Saturday, February 23, 2013

Painting the People: Images of American Life

The grittier side of life was on display in the exhibit Painting the People: Images of American Life from the Maimon Collection, July 11 through October 18, 2009 at the James A. Michener Art Museum. Regional collectors Barbara and Lee Maimon have amassed a formidable number of paintings that explore the uniquely American art forms known as American Scene painting (or Regionalism) and Social Realism. Organized by the Michener, Painting the People allows us to view the everyday lives of ordinary people, as seen through the eyes of artists who looked closely at the reality around them—from mine workers to burlesque dancers to regular folks worn down by life—and painted what they saw.

Beginning around the turn of the 20th century and fueled by the often-appalling social conditions of the age, this movement reached its peak in the 1930s when American artists strove to be free of European artistic influences. Many of these painters had experienced first-hand the privations and suffering of the Great Depression, enabling them to produce work that was edgy and thought-provoking—realism with a purpose.

Many of these paintings are bright and colorful, drawing in the viewer with their vibrancy. On closer inspection, however, social messages become apparent. The plight of the poor, homeless, and hopeless is depicted and celebrated—the couple that spends evenings in a bar, smoking cigarettes and talking; the fishermen whose yellow slickers shine with brine as they struggle to bring in their catch; the tired slouch of office workers heading home on the subway, noses buried in the day's paper; and the hopelessness of half-clothed female burlesque dancers.

"Proper works of art were not supposed to remind people that their world was squalid and dirty. Artists weren't supposed to be empathic toward the unfortunate," says Brian H. Peterson, Gerry and Marguerite Lenfest Chief Curator at the museum, speaking of the tradition of narrative and history painting that had dominated Western art in previous centuries. "While our focus is on the landscape tradition at the Michener, we feel it's important to share this honest look at the human condition with our audience, especially given the economic turmoil we've all been experiencing."

One of the grittier, more impressive pieces in the exhibit was Miner's Lunch painted in 1948 by James Turnbull. Two miners hunch over tin lunch pails and hold sandwiches illuminated by the orbs of their miner's headlamps. Their torn, dirty clothing and filthy faces etched with lines of exhaustion tell us these men are weary and resigned to a life with no hope. Yet, the honesty of this work turns their tragic lives into something beautiful.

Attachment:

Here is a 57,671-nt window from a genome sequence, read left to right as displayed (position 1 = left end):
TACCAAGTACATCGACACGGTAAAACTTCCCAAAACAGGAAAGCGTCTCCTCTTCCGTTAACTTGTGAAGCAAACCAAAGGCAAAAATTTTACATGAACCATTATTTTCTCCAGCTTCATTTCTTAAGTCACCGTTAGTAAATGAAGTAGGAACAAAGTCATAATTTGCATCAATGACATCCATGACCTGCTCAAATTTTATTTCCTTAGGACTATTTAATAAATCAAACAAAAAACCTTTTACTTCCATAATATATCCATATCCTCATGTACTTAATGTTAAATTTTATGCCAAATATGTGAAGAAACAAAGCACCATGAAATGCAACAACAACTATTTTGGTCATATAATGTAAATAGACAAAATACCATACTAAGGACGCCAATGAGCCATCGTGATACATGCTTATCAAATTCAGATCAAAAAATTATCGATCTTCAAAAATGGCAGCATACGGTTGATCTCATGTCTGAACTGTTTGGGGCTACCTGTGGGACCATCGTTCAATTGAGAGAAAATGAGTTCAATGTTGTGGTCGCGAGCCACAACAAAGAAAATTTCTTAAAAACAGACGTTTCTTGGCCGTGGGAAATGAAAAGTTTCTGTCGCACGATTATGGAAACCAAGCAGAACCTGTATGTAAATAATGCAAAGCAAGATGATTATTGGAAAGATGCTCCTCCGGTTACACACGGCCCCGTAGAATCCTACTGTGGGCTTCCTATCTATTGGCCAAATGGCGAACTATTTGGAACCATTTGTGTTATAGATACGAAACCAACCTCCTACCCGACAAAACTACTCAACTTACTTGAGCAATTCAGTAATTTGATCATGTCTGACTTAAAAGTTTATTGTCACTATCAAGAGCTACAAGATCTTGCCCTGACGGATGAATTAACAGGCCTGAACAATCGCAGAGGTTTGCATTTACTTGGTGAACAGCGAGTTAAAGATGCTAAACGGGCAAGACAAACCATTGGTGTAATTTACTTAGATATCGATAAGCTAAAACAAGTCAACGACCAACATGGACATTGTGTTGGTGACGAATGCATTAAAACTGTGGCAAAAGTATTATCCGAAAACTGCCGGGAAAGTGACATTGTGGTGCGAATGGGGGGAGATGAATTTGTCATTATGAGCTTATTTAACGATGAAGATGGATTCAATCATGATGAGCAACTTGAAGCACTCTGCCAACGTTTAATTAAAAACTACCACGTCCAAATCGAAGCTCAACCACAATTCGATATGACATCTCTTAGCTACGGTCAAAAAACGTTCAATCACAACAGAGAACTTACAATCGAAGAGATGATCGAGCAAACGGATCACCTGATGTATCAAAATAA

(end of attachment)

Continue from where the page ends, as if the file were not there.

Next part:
"This painting grabs you and forces you to feel what these miners felt," explains Peterson. "This is what these painters did so skillfully. They were not amateurs; they were professionals who chose to devote their lives and work to helping others. They produced paintings that reveal the struggles and triumphs of their age, but also reach beyond their age to touch our common humanity."

The passion, energy and empathy exhibited in these paintings are what drew Barbara and Lee Maimon to them. "We like pictures that are true to the human experience, that give us a glimpse of people's lives," says Barbara Maimon.

A companion book by Peterson titled Painting the People: Images of American Life from the Maimon features twenty-one color plates as well as biographies of each artist in the exhibition

The James A. Michener Art Museum is an independent, non-profit institution dedicated to preserving, interpreting and exhibiting the art and cultural heritage of the Bucks County, Pennsylvania region. In addition to hosting a changing schedule of exhibitions from around the country, the Museum is home to the largest public collection of Pennsylvania Impressionist paintings. The Museum offers a diverse program of educational activities that seek to develop a lifelong involvement in the arts. The Museum is located at 138 South Pine Street in Doylestown. For current Museum hours and admission information, visit website at


Philip Evergood (1901-1973), The Dog Bite Clinic 1933, oil on canvas, H. 40 x W. 50 inches, Collection of Lee and Barbara Maimon © Estate of Philip Evergood

Francis Luis Mora (1874-1940), Evening News 1914, oil on canvas, H. 48 x W. 36 inches, Collection of Lee and Barbara Maimon

Simka Simkhovitch (1893-1949), The Prizefighter and His Girl 1940, oil on canvas, H. 34 x W. 40 inches, Collection of Lee and Barbara Maimon